Eve is dropped off the next morning at her house, where William and the kids are waiting for her. But they’re not glad to see her. The twins refuse to hug their mother, claiming they don’t know who she is anymore. A bedraggled and exhausted Anna soon realizes she’s being set up as Allendale and his ICE-like agents barge in and take her away. A humiliated Eve is seen kicking and screaming in a beat-for-beat recreation of Anna’s brutal apprehension seen earlier in the episode. Eve’s ‘friends’ watch as she is taken away… shaking their heads.
Jordan Peele reminds us that we’re all immigrants from somewhere; different cities, countries or even dimensions, but that no passport can be stamped.. in The Twilight Zone.
There are certainly no issues with the story’s performances; Ginnifer Goodwin really gives it her all in the role of the white privileged suburban wife/mother whose entire life unravels before her disbelieving eyes. She reminds me a bit of a younger Sally Field (in “Not Without My Daughter” mode). Equally solid is Zebrena Guevara is the Guatemalan immigrant Anna, who has been through the torment that awaits the unprepared interdimensional immigrant Eve. She has a Sonia Braga (“Kiss Of The Spider Woman”) quality about her.
“Point of Origin” recreates the modern undocumented immigrant’s ISIS nightmare, using white-skinned ‘refugees’ from a hostile dimension as obvious metaphors for Central and South American immigrants who risk everything to escape their own hells for a better life elsewhere. The element of the nether dimension seems like a tacked-on qualifier to make this a science fiction story. It’s as if the writers felt an audience couldn’t adequately relate to a regular Earth-born Guatemalan going through all of this. I found that conclusion almost insulting… as if the protagonist has to be a white person of privilege to make the horror ‘real’ to viewers.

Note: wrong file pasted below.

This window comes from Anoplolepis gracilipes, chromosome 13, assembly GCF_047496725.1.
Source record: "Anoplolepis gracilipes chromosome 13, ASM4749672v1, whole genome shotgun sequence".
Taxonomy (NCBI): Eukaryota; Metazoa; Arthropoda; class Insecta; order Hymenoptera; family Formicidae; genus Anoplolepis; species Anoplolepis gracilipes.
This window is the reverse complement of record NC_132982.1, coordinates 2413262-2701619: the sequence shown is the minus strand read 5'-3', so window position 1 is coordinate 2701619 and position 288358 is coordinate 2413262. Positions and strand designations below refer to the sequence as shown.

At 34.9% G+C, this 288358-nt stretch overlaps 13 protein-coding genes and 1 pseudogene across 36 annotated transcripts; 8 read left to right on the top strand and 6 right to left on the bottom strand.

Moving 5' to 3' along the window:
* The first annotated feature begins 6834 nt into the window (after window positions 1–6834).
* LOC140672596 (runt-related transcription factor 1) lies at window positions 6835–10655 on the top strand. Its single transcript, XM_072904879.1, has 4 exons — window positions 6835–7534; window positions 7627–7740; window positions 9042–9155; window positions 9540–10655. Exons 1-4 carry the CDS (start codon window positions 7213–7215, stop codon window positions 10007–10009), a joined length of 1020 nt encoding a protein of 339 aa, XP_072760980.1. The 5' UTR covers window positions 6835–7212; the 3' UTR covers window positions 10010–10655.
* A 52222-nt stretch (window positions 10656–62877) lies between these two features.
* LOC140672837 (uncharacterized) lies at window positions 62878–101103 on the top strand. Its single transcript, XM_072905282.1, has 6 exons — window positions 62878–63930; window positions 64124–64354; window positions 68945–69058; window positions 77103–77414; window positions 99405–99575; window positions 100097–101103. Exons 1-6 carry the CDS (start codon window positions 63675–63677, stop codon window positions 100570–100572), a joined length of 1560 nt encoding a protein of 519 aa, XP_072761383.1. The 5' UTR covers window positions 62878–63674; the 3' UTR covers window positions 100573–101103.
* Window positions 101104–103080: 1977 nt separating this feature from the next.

There is also the curiously draconian notion that we have to see Eve, a woman of privilege, taken down a few pegs and dragged through her housekeeper’s horror in order for the story to be a just one. The suburban mom’s biggest crime is being out of touch with her longtime housekeeper’s personal life, so… that warrants her torture and humiliation? And are we also supposed to just forget that Eve risked everything, including her life, just to ensure that she and Anna escaped together?
For me, the biggest villains of the piece are let off the hook. The sadistic Allendale and his goon squad are free to terrorize more inter-dimensional (and Earthly) immigrants another day. If this was truly supposed to be a Twilight Zone-style tale of a right being wronged, it should be Allendale who is revealed to be the unwitting “alien” and taken away in disgrace in front of his men (see: “The Obsolete Man”). That would feel more like an ending Rod Serling might’ve signed off on (or wrote himself).
Serling believed in a just and moral universe…wrongs were righted and the evil were punished. Eve’s crimes (at worst) are cultural insensitivity and a life of privilege, but when the chips were down, she refused to escape from detention without Anna. Eve is essentially a good person, despite her insulation.
Once again, Jordan Peele’s new Twilight Zone tries to give us a modern day allegory for a current social conflagration but misfires a bit. Such a shame, since Peele’s films “Get Out” and “Us” did this sort of thing so much more effectively. Maybe if “The Narrator” Peele would actually get his hands dirty and write or direct an episode or two…?